10. Wheatley, Francis. Two bunches a penny, primroses; engraved by Tam. Aliprandi. Colnaghi and Co., 1793.

11. Unknown. The Jack-of-all-trades, or, The merry merry cries of London: improv'd: describing the various methods of getting money, in the metropolis of this mighty empire; adorned with a variety of elegant cuts, adapted to the subject. Gainsbrough: Mozley and Co., 1794.

12. Unknown. Mulld. Sake. London: Caulfield and Herbert, 1794.

13. Unknown. Nice, spice gingerbread cakes, two a penny. London: 1795?

14. Unknown. The Cries of London: for the instruction of good children; decorated with twenty-four cuts from life. London: Booksellers in Town and Country, between 1795 and 1805.

15. Ticklecheek, Timothy. The cries of London: displaying the manners, customs & characters of various people who traverse London Streets with articles to sell: to which is added some pretty poetry applicable to each character, intended to amuse and instruct all good children. London: J. Fairburn, 1797.

16. Rowlandson, Thomas. Cries of London: a set of 8 large colored aquatints, engraved by H. Merke and serialized by Rudolph Ackerman between January and May. 1799.

1800-1849

17. Unknown. The A,B,C Book with Cries of Cities. Northampton, Massachusetts: early 1800s.

18. Unknown. New milk from the cow: new London cries for good children. London, between 1800 and 1820.

19. Craig, William Marshall. Description of the Plates Representing the Itinerant Traders of London in their Ordinary Costume with Notices of the Remarkable Places given in the Background. 1804.

20. Unknown. The New cries of London; with characteristic engravings. London, 1804.

21. Unknown. The Cries of London, as they are daily practised: in forty-eight engravings of those most prominent in its squares, streets, and lanes. London: J. Harris, 1804.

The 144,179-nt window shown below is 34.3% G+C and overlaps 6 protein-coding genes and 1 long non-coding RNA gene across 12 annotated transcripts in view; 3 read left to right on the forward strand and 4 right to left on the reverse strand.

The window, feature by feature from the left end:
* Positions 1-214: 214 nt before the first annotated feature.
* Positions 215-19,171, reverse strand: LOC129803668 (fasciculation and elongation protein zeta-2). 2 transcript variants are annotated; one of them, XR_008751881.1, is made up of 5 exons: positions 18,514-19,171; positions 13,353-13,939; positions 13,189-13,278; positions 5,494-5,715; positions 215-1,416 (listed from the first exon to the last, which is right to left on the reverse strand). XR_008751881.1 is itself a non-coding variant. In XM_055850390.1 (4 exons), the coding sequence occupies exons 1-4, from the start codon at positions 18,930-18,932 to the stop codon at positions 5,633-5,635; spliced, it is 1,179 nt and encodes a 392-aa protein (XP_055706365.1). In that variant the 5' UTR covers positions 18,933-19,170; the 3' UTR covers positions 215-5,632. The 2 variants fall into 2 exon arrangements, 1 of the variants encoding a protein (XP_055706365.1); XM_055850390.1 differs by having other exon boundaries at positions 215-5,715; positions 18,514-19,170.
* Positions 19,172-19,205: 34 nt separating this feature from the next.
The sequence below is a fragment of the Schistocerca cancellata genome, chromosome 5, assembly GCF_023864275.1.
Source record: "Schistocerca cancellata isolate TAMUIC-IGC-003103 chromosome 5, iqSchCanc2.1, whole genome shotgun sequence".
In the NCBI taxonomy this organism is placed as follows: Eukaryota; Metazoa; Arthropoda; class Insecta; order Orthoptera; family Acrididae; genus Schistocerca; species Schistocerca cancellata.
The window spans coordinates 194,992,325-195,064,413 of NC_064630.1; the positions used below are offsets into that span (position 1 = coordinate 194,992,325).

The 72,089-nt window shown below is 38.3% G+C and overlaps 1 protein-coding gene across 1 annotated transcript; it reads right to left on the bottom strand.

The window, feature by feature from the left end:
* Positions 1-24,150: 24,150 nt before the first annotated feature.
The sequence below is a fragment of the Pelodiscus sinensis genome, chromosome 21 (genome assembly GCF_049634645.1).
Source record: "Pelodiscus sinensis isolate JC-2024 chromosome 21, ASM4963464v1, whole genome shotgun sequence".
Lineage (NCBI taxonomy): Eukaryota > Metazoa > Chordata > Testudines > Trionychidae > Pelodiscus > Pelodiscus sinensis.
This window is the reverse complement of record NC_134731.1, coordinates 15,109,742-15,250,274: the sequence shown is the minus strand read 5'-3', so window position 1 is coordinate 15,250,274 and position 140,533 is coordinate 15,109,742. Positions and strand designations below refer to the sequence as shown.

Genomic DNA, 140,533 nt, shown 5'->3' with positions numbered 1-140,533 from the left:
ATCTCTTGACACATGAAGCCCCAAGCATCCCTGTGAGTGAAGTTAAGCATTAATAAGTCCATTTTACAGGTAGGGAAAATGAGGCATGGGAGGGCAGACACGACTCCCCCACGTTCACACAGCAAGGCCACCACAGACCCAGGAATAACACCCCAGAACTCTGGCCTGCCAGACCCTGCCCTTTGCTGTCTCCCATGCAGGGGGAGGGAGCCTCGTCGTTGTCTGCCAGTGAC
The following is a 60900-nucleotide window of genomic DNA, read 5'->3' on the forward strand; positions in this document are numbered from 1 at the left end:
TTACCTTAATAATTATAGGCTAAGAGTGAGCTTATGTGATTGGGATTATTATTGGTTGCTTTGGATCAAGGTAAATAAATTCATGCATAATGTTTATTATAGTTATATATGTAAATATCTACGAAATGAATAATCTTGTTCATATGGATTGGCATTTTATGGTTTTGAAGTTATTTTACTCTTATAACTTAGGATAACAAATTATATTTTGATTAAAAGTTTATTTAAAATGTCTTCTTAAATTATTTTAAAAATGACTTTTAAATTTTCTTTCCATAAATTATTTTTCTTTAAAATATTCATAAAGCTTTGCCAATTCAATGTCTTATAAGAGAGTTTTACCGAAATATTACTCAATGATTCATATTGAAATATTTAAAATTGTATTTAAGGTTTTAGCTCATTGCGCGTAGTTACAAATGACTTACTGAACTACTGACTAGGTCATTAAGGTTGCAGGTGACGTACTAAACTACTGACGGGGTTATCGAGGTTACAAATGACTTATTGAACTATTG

22. Unknown. The Cries of London, as they are daily exhibited in the streets: with an epigram in verse, adapted to each ... to which is prefixed, a poetical description of the Metropolis. Part 1. London: J. Harris, 1804.

23. Unknown. The Cries of London, as they are daily exhibited in the streets: with an epigram in verse, adapted to each ... to which is prefixed, a poetical description of the Metropolis. Part 2. London: J. Harris, 1804.

24. Unknown. The Cries of London, as they are daily exhibited in the streets: with an epigram in verse, adapted to each ... to which is added, a description of the metropolis in verse. London: J. Harris, 1805.

25. Unknown. The Cries of London, as they are daily exhibited in the streets: with an epigram in verse adapted to each. Embellished with forty-eight elegant characteristic engravings. To which is prefixed, a poetical description of the metropolis. Tenth edition. London: J. Harris, 1806.

26. Unknown. Letters written from London: descriptive of various scenes and occurrences frequently met with in the metropolis and its vicinity: for the amusement of children/illustrated by plates. London: Darton and Harvey, 1807.

27. Unknown. The Infant's cabinet of the cries of London. London: J. Marshall, 1807?

28. Unknown. Trades adapted to the convenience & happiness of society: he that hath a calling hath an estate. London: W. & T. Darton, 1808.

29. Unknown. The cries of London: with suitable cuts. Vol. II. London: R. Harrild, between 1809 and 1821.

30. Unknown. The New London melodies, or, Cries of London: embellished with neat cuts. London, 181–?

31. Unknown. The Cries of London; embellished with twelve engravings. London: R. Miller, c.1810.

32. Unknown. "Fine rabbits!" London: S. & J. Fuller, 1812.

33. Unknown. "Milk O!" London: S. & J. Fuller, 1812.

34. Darton, William. London Melodies; or, Cries of the Seasons. 1812.

35. Craig, William Marshall. Description of the Plates Representing the Itinerant Traders of London in their Ordinary Costume with Notices of the Remarkable Places given in the Background. 1812.

36. Unknown. The London cries, for the amusement of all the good children throughout the world. Taken from life. York: Thomas Wilson and Son, 1812.